...and Shakespeare is moot, because everything he taught us about drama has been done to death over the past few centuries, and everything Citizen Kane taught us about cinema has been played out over the past sixty-odd years, and let's not even get into the Beatles or the Rolling Stones for heaven's sake.  Completely overdone.

Posted by: Wonderduck at March 09, 2009 07:06 PM (tMdKd)


Yes... but only because the writers of the book say it does, because apparently the novel's entire human race has the scientific skills of a high school dropout high on gold spray paint. World peace, and nobody ever questions why the "aliens" never attack again! Or even if they did find out the truth, by then everyone would have realized that there are no real ideological differences between socialist authoritarians and democratic libertarians, so while they might get mad at the slowly dispersing particles of Ozymandias, they would never ever do anything so gauche as blame one another for the genocide, or have one side decide the repulsive beliefs of the other leaves them no choice but to enslave them "for their own good."

Works great, as long as you are the one writing the story and can make it all perfect "because I said so!" No, in the real world, I would never support any plan that incorporates genocide, by any name (not even one as politically correct as "population control"). Especially for as ridiculous a con game as "world peace." The only way the world will ever have peace is when the entire human race is dead forever, and any leader promising world peace is just looking for people they can cajole into stepping into the mass grave on their own accord, prior to breaking out the guns and driving the rest of humanity into it by force.

Posted by: Tatterdemalian at March 09, 2009 07:16 PM (4njWT)

11 Ubu, it's true that the Kent State tragedy didn't happen quite as shown in the our universe. But we didn't have The Comedian there.

Posted by: Jonathan Tappan at March 09, 2009 07:27 PM (7wFYN)


Posted by: pgfraering at March 09, 2009 10:31 PM (C0GT4)


Pixy, bug? Take a look at pgfraering's comment. How'd he managed to louse up the display like that? Where did that box come from?

It displays wrong for me in both IE7 and in Firefox 2.

PG, did you format that with some other tool and then paste it in place here? If so, what tool did you use?

Posted by: Steven Den Beste at March 09, 2009 10:45 PM (+rSRq)

14 My apologies. I copied that in firefox from the tvtropes page, where it's already in italics.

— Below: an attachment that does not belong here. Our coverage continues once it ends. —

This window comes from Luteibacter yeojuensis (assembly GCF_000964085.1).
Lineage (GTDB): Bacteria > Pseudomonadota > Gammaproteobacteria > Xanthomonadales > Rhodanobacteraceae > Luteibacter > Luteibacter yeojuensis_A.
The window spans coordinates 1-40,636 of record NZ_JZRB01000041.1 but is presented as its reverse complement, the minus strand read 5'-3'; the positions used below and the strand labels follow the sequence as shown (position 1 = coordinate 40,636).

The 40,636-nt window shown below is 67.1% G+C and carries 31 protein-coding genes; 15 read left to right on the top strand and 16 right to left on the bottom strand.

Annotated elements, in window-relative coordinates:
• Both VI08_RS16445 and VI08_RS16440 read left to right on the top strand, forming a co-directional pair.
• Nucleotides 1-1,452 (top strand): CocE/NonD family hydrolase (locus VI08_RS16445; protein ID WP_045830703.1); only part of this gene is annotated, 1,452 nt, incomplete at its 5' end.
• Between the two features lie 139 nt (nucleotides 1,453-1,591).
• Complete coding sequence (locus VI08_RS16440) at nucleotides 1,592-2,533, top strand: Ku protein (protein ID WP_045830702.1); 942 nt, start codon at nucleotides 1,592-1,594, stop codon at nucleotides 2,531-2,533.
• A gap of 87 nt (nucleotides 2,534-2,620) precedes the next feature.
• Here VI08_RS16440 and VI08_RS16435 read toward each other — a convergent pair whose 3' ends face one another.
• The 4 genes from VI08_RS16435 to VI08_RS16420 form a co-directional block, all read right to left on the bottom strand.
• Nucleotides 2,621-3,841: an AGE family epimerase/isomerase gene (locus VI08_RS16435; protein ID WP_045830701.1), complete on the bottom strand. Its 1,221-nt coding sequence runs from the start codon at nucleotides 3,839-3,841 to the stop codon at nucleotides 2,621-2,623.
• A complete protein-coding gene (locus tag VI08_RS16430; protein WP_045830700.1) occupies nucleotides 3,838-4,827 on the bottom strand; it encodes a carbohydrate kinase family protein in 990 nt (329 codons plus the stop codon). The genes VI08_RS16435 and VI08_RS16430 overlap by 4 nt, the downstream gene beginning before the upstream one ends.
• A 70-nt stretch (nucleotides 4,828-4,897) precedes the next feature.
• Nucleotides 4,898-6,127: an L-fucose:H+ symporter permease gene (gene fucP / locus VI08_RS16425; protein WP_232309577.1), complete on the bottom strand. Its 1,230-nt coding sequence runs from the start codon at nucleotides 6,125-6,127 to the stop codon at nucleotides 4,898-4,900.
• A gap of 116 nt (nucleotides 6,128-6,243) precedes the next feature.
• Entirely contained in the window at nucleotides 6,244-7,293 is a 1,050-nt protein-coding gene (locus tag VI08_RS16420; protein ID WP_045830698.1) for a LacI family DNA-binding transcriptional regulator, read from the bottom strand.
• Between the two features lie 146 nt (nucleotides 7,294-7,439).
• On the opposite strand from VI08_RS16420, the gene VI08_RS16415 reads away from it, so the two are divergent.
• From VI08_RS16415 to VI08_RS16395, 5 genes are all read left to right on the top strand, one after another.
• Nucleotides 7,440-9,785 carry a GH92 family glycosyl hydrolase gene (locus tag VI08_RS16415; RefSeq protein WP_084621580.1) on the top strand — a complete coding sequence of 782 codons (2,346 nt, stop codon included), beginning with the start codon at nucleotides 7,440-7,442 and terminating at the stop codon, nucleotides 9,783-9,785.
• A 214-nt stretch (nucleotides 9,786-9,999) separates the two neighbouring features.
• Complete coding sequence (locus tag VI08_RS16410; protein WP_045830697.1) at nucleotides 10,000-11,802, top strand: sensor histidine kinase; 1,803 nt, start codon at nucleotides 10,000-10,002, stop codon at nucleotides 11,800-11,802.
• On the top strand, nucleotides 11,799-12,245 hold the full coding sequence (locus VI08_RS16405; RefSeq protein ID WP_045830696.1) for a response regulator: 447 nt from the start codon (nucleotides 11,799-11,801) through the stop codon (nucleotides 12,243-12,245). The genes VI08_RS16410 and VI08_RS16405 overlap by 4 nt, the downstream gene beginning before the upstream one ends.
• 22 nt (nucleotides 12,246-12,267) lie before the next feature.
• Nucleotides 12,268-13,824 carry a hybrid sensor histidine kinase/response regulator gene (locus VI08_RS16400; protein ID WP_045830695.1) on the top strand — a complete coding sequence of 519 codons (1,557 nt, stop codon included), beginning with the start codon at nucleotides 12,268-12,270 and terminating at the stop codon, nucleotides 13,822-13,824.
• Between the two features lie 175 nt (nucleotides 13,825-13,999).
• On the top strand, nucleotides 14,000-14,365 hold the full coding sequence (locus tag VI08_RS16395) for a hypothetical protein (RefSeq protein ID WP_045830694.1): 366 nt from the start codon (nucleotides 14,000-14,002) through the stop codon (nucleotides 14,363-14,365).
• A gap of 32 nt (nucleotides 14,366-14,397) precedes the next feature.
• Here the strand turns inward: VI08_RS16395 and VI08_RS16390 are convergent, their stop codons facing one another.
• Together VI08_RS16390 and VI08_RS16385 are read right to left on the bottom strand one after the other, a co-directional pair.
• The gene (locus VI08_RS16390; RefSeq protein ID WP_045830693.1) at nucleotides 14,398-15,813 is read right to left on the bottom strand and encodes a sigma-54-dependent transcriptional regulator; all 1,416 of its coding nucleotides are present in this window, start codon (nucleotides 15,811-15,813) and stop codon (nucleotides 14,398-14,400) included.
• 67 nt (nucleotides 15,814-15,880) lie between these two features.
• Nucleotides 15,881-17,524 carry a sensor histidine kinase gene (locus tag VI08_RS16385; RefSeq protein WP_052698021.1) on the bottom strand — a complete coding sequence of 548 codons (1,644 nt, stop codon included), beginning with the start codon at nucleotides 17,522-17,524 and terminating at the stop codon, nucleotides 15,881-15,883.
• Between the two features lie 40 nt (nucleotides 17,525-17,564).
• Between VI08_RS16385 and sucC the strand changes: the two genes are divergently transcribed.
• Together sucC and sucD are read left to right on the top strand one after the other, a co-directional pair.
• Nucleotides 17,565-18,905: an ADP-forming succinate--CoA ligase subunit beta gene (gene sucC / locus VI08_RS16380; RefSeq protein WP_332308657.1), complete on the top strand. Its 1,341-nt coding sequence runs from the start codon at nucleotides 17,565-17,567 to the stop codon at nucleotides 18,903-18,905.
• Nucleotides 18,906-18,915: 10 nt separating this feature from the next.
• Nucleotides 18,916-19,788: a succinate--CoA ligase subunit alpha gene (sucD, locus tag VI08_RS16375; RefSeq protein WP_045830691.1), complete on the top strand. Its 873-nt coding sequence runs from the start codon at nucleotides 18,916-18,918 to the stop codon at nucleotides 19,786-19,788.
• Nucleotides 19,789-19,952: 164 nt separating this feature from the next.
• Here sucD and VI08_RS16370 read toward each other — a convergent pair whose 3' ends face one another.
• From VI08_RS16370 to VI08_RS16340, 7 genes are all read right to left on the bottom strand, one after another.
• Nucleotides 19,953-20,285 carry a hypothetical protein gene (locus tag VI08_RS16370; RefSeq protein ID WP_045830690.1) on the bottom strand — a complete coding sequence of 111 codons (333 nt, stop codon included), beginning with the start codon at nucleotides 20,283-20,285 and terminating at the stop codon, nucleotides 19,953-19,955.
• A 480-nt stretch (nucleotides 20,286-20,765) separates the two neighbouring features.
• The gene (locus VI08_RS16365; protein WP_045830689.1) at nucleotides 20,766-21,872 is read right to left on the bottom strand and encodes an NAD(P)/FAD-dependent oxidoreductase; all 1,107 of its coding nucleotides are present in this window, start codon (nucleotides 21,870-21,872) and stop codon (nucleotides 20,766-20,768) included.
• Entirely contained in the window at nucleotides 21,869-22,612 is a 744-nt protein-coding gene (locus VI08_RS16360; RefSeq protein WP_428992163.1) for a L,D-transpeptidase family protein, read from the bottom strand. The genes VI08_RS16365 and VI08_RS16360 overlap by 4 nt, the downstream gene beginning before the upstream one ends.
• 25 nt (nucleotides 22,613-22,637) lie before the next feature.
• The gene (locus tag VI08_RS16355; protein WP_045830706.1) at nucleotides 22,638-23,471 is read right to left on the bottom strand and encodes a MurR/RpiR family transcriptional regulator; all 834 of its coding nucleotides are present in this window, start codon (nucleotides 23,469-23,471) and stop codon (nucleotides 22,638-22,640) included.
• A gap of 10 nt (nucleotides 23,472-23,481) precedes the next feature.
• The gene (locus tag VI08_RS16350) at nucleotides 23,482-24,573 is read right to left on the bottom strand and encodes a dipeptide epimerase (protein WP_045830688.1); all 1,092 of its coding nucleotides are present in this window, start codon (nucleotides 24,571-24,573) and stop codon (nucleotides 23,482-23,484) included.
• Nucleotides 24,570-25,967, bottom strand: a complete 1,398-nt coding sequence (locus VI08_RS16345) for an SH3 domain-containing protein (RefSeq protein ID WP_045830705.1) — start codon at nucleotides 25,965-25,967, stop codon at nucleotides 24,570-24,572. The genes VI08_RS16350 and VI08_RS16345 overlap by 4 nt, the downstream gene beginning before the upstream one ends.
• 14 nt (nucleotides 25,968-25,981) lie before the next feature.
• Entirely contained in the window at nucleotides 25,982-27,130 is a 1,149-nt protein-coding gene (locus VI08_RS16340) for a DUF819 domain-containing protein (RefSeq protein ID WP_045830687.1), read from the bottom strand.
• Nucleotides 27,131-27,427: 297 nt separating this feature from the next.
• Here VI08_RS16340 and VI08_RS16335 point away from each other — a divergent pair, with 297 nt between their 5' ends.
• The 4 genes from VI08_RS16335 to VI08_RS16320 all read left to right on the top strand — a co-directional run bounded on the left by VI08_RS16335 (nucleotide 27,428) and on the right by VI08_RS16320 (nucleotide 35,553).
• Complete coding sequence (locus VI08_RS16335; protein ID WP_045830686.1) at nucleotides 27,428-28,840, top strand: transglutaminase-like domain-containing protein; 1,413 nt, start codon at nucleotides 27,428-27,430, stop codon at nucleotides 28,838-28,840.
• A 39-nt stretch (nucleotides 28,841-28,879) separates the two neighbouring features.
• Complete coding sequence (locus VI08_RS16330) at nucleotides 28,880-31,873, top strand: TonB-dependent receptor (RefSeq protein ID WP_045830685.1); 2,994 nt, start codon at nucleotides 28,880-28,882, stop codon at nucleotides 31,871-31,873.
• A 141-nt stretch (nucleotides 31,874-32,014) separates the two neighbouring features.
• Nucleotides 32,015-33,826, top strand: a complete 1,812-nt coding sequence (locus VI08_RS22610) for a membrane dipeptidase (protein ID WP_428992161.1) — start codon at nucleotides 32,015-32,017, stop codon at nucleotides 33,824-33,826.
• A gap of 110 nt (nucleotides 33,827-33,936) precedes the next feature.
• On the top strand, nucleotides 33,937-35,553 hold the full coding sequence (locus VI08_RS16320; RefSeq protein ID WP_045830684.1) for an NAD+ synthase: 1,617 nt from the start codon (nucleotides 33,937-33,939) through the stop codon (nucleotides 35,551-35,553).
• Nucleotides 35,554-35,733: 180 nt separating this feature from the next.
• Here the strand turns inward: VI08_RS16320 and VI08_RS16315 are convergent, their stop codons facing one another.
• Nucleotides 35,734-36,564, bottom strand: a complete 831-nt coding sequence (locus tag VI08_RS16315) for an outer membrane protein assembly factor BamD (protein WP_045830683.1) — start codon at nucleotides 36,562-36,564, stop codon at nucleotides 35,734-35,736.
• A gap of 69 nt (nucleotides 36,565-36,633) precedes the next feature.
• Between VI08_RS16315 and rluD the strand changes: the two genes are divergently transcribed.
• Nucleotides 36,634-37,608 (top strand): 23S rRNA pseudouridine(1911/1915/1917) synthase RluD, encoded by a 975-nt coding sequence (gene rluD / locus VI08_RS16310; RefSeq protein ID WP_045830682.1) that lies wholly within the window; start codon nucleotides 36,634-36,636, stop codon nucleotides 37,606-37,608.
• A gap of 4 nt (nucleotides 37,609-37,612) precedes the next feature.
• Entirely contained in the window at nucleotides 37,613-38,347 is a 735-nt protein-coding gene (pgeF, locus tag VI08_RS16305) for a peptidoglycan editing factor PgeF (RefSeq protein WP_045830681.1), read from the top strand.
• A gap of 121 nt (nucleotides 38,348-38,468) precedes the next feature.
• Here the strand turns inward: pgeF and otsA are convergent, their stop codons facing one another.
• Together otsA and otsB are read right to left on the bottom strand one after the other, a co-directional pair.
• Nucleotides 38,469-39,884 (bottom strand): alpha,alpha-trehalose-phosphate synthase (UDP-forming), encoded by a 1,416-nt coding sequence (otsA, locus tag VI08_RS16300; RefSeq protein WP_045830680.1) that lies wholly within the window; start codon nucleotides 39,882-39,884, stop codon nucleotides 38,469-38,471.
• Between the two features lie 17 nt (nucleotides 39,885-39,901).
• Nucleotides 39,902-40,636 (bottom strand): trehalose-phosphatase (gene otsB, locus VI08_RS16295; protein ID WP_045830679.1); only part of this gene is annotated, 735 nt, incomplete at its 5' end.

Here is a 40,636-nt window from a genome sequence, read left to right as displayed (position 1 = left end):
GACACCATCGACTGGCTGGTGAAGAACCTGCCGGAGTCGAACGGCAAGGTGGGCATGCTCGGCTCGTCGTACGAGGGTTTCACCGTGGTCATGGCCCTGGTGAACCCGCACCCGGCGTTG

When I copied the Harry Lime quote, I had to put it in italics manually, but the Veidt quote (which I copied-and-pasted from tvtropes) showed up as italicized already; it was italics in the original page. I remember thinking at the time that I had stumbled across a neat feature.

Posted by: pgfraering at March 09, 2009 11:10 PM (C0GT4)

15 You don't have to apologize; you just uncovered a bug. We're beta testers, you know; we're supposed to be watching for bugs.

Posted by: Steven Den Beste at March 10, 2009 12:43 AM (+rSRq)

16 We're not, technically, in beta any more. Not beta, just broken.™

As to the flerbled-up formatting: Yes, you can paste HTML into the editor widget, and it will do its best with it.  But since the stylesheet on this site might be completely different to the stylesheet on the original site, the results are unpredictable.

So the question of whether it's a useful feature or a bug remains open.

Posted by: Pixy Misa at March 10, 2009 05:11 AM (PiXy!)


I'm actually kind of glad that quote got fubared. I'd considered posting it myself and decided against it, because in some ways, it's the climax of the film and the biggest mind screw of all, because it plays on the viewers expectations for a "battle to save the world."  It's also a self-referential, sly wink to the audience.

It won't become a "geek line" like "my name is Neo," or "you don't know the power of the dark side" because it's too long and too complex. At least in it's entirity.  But I think it's going to earn a place in the "Crowning moment of Awesome" for Ozymandius.

And in the end, I think he knows that it is, at best, only a temporary victory; look at the name he chose for himself, not to mention the statue that the entire fight takes place in front of.  Sure, the last stanza is missing.... which makes it all the more evident.

Posted by: ubu at March 10, 2009 08:57 AM (i7ZAU)